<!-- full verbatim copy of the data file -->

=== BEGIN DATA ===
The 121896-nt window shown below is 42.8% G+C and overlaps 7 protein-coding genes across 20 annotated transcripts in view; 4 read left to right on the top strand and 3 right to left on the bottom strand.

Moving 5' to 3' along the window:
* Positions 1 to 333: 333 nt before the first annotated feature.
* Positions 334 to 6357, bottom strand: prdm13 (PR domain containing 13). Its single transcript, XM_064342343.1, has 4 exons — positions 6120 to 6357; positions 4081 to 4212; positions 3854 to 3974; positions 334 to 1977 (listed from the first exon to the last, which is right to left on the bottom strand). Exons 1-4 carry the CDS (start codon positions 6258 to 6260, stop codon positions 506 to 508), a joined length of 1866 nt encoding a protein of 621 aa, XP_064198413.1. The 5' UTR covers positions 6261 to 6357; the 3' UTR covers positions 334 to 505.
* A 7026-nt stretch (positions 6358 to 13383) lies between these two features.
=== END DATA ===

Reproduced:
The 121896-nt window shown below is 42.8% G+C and overlaps 7 protein-coding genes across 20 annotated transcripts in view; 4 read left to right on the top strand and 3 right to left on the bottom strand.

Moving 5' to 3' along the window:
* Positions 1 to 333: 333 nt before the first annotated feature.
* Positions 334 to 6357, bottom strand: prdm13 (PR domain containing 13). Its single transcript, XM_064342343.1, has 4 exons — positions 6120 to 6357; positions 4081 to 4212; positions 3854 to 3974; positions 334 to 1977 (listed from the first exon to the last, which is right to left on the bottom strand). Exons 1-4 carry the CDS (start codon positions 6258 to 6260, stop codon positions 506 to 508), a joined length of 1866 nt encoding a protein of 621 aa, XP_064198413.1. The 5' UTR covers positions 6261 to 6357; the 3' UTR covers positions 334 to 505.
* A 7026-nt stretch (positions 6358 to 13383) lies between these two features.